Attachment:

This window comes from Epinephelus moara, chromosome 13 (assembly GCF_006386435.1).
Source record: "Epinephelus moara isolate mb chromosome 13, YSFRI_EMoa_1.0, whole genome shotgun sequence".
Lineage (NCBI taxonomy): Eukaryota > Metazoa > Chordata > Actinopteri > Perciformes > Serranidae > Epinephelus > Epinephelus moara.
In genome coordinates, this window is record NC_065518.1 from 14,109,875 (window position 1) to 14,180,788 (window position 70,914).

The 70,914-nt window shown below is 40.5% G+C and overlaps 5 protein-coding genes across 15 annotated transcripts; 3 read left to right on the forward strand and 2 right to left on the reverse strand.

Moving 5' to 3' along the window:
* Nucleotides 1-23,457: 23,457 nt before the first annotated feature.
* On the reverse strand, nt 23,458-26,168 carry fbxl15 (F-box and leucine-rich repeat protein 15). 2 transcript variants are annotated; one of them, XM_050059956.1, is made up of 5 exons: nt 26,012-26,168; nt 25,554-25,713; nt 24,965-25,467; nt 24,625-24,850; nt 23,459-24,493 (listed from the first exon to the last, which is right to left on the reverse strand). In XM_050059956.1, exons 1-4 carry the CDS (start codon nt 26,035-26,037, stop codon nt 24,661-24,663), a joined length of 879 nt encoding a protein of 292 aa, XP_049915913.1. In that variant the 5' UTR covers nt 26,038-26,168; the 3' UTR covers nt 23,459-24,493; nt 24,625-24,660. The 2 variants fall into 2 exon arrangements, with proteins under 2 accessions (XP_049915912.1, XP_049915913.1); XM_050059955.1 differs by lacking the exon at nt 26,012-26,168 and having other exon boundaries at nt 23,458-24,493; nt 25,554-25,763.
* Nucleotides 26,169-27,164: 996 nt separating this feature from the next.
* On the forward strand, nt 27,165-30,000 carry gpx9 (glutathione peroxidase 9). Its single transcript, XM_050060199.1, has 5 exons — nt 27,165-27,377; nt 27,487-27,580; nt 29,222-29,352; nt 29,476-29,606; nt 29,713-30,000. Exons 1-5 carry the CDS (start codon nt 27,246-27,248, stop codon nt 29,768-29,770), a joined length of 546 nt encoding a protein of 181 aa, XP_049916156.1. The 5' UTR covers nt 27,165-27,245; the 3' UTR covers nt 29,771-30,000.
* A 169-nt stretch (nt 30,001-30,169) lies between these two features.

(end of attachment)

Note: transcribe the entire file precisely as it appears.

This window comes from Epinephelus moara, chromosome 13 (assembly GCF_006386435.1).
Source record: "Epinephelus moara isolate mb chromosome 13, YSFRI_EMoa_1.0, whole genome shotgun sequence".
Lineage (NCBI taxonomy): Eukaryota > Metazoa > Chordata > Actinopteri > Perciformes > Serranidae > Epinephelus > Epinephelus moara.
In genome coordinates, this window is record NC_065518.1 from 14,109,875 (window position 1) to 14,180,788 (window position 70,914).

The 70,914-nt window shown below is 40.5% G+C and overlaps 5 protein-coding genes across 15 annotated transcripts; 3 read left to right on the forward strand and 2 right to left on the reverse strand.

Moving 5' to 3' along the window:
* Nucleotides 1-23,457: 23,457 nt before the first annotated feature.
* On the reverse strand, nt 23,458-26,168 carry fbxl15 (F-box and leucine-rich repeat protein 15). 2 transcript variants are annotated; one of them, XM_050059956.1, is made up of 5 exons: nt 26,012-26,168; nt 25,554-25,713; nt 24,965-25,467; nt 24,625-24,850; nt 23,459-24,493 (listed from the first exon to the last, which is right to left on the reverse strand). In XM_050059956.1, exons 1-4 carry the CDS (start codon nt 26,035-26,037, stop codon nt 24,661-24,663), a joined length of 879 nt encoding a protein of 292 aa, XP_049915913.1. In that variant the 5' UTR covers nt 26,038-26,168; the 3' UTR covers nt 23,459-24,493; nt 24,625-24,660. The 2 variants fall into 2 exon arrangements, with proteins under 2 accessions (XP_049915912.1, XP_049915913.1); XM_050059955.1 differs by lacking the exon at nt 26,012-26,168 and having other exon boundaries at nt 23,458-24,493; nt 25,554-25,763.
* Nucleotides 26,169-27,164: 996 nt separating this feature from the next.
* On the forward strand, nt 27,165-30,000 carry gpx9 (glutathione peroxidase 9). Its single transcript, XM_050060199.1, has 5 exons — nt 27,165-27,377; nt 27,487-27,580; nt 29,222-29,352; nt 29,476-29,606; nt 29,713-30,000. Exons 1-5 carry the CDS (start codon nt 27,246-27,248, stop codon nt 29,768-29,770), a joined length of 546 nt encoding a protein of 181 aa, XP_049916156.1. The 5' UTR covers nt 27,165-27,245; the 3' UTR covers nt 29,771-30,000.
* A 169-nt stretch (nt 30,001-30,169) lies between these two features.